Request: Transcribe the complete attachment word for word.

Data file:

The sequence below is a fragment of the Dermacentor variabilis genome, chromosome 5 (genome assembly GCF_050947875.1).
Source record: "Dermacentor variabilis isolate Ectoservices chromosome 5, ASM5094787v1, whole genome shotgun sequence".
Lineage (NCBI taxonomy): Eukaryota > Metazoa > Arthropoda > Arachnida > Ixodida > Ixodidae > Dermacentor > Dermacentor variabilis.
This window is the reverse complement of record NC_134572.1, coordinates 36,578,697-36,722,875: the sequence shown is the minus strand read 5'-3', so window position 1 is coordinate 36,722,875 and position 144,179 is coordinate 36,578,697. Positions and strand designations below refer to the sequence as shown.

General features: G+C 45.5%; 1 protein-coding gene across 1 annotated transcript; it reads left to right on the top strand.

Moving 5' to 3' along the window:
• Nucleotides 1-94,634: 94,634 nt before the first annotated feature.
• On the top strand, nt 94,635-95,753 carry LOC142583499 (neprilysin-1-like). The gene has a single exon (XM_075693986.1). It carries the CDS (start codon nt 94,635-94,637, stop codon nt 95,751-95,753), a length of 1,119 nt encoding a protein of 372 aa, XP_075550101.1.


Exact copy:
The sequence below is a fragment of the Dermacentor variabilis genome, chromosome 5 (genome assembly GCF_050947875.1).
Source record: "Dermacentor variabilis isolate Ectoservices chromosome 5, ASM5094787v1, whole genome shotgun sequence".
Lineage (NCBI taxonomy): Eukaryota > Metazoa > Arthropoda > Arachnida > Ixodida > Ixodidae > Dermacentor > Dermacentor variabilis.
This window is the reverse complement of record NC_134572.1, coordinates 36,578,697-36,722,875: the sequence shown is the minus strand read 5'-3', so window position 1 is coordinate 36,722,875 and position 144,179 is coordinate 36,578,697. Positions and strand designations below refer to the sequence as shown.

General features: G+C 45.5%; 1 protein-coding gene across 1 annotated transcript; it reads left to right on the top strand.

Moving 5' to 3' along the window:
• Nucleotides 1-94,634: 94,634 nt before the first annotated feature.
• On the top strand, nt 94,635-95,753 carry LOC142583499 (neprilysin-1-like). The gene has a single exon (XM_075693986.1). It carries the CDS (start codon nt 94,635-94,637, stop codon nt 95,751-95,753), a length of 1,119 nt encoding a protein of 372 aa, XP_075550101.1.